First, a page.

The Trust has been successful at increasing the amount of revenue generated at other commercial piers throughout the park, including Piers 81, 83 and 98 in Clinton. Plus, we are in the midst of an environmental review for Pier 57 that will also generate additional income.

However, none of this is enough. And through the Hudson River Park Strategic Planning Task Force — which includes all the elected officials who represent sections of the park, community boards and community members — there is a strong consensus that the park needs to find more ways, both inside the park and outside, to generate more income. But despite all of this, we still need to address Pier 40.

In the past, proposals for Pier 40 that included uses currently allowed — parking, retail and entertainment — have been loudly rejected by the community. Years later, with the continued deterioration of Pier 40, the park will need to spend its precious capital reserves on short-term stabilization measures instead of constructing new sections of the park. We cannot allow this to happen.

It is time for everyone who loves Hudson River Park to work together to find solutions to Pier 40 that are most beneficial to both the park and the community.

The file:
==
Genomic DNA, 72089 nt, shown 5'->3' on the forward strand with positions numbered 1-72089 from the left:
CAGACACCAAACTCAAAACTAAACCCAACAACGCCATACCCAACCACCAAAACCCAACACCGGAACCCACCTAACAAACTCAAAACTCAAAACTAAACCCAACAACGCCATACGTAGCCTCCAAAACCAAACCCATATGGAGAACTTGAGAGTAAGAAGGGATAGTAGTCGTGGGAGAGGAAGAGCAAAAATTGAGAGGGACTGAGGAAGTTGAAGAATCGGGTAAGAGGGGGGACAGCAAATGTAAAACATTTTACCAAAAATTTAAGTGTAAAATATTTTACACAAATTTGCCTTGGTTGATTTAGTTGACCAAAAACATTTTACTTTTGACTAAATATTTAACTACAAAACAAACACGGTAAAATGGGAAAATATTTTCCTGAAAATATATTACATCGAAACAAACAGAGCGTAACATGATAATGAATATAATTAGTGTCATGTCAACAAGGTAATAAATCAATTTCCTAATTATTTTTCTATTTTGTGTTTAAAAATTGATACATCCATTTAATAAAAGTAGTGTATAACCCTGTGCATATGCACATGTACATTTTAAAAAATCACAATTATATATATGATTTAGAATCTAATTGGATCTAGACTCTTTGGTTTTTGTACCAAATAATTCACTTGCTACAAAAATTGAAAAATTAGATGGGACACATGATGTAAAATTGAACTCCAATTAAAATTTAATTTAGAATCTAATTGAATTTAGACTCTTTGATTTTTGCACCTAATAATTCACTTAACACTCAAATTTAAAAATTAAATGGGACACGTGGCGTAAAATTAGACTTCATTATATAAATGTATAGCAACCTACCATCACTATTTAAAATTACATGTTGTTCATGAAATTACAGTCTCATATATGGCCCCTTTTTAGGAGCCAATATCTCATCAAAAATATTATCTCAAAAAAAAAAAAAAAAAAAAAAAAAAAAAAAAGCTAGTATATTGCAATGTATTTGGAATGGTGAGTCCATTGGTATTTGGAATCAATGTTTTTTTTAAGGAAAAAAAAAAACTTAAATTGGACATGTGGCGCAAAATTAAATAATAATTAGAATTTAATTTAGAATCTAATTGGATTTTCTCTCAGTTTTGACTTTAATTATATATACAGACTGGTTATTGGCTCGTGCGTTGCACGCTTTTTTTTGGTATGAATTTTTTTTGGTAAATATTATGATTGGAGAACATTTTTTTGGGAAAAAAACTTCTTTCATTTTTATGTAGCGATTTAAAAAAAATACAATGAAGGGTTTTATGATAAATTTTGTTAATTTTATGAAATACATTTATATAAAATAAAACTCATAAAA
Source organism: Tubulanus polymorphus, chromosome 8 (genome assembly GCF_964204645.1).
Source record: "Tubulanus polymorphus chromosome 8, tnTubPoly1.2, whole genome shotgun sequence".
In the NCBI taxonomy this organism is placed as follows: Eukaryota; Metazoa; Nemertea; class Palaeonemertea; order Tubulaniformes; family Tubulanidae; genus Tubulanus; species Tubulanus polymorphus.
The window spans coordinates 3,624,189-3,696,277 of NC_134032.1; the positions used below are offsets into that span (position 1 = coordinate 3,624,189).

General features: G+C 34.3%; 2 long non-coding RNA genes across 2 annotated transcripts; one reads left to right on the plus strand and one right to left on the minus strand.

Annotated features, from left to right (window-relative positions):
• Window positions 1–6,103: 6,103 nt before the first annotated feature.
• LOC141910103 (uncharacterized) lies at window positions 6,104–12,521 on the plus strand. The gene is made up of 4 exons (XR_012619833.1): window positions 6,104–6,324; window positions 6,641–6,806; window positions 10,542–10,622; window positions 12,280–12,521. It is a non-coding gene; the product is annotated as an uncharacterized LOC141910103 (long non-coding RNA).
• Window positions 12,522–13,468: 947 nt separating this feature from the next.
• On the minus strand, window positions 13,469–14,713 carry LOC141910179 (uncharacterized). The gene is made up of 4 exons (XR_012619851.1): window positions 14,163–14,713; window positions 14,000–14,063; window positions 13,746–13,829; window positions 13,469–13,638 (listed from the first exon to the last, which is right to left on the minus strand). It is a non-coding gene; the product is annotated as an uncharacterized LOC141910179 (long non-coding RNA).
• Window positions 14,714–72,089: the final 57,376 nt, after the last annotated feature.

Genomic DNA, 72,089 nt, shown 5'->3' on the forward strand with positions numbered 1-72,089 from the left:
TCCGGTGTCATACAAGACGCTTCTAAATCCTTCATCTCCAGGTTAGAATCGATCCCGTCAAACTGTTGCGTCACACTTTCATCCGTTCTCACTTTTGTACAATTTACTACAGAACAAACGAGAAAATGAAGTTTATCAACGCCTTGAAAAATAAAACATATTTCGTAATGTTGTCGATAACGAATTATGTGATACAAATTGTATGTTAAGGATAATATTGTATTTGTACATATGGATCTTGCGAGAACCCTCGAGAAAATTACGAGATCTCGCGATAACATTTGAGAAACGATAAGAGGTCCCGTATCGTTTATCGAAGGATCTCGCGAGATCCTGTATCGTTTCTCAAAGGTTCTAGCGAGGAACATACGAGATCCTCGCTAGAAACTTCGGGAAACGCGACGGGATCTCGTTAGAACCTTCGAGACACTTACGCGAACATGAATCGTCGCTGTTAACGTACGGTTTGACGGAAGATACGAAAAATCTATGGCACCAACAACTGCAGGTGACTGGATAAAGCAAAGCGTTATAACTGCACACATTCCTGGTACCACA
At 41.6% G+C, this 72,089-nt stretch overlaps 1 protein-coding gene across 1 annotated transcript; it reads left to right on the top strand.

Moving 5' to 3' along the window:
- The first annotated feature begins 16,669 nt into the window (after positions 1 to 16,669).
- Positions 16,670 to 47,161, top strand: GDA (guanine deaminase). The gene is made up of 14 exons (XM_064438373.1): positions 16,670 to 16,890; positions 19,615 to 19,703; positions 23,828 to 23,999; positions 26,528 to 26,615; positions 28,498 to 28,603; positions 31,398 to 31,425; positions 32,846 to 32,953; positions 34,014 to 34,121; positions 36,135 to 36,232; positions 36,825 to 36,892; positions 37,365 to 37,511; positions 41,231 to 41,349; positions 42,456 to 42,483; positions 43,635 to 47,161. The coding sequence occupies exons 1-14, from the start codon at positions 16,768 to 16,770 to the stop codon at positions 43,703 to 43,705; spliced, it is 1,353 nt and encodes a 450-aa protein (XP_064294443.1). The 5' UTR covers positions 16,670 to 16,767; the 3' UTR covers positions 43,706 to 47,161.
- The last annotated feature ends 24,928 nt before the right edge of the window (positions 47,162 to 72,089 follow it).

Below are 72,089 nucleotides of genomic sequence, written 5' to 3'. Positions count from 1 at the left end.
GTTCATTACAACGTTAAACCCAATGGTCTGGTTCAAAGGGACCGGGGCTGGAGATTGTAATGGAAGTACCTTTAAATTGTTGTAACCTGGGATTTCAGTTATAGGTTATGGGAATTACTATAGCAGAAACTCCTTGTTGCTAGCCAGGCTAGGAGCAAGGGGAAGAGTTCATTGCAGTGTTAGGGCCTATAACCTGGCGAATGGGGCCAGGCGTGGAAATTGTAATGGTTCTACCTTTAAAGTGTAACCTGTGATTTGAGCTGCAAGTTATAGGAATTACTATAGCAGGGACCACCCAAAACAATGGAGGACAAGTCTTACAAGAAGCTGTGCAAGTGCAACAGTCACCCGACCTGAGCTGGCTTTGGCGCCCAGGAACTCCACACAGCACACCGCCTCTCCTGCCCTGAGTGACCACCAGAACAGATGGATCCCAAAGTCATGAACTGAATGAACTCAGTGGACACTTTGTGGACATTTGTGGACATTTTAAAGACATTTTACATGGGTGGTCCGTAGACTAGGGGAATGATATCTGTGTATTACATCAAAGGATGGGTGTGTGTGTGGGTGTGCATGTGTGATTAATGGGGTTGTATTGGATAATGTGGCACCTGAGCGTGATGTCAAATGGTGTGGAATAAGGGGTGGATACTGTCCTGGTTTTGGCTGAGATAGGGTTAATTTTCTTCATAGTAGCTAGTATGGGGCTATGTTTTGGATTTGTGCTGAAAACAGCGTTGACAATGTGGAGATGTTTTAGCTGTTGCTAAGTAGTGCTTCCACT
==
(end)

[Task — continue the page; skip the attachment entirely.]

Fortunately, we think there is a solution, one that the community can rally behind.

By amending the Hudson River Park Act to lengthen the 30-year lease term and allow a greater range of potential uses other than the uses currently allowed and previously rejected, we have the best chance of attracting a wider range of proposals. We will gain greater leverage to negotiate from strength, yielding a better project for both the community and the park; and we have the potential of creating even more open or recreational space at Pier 40.

Pier 40 is one of only several items we need changed in the park act, but it is the property that is literally breaking the park’s back. The parking lot model may have once been viable but this is no longer the case. It’s time to learn from our past successes and failures. A solution does exist, one that requires some reworking of the Hudson River Park Act; but we need to act on it now if we want to maintain the beautiful park we have today and build on it for the future.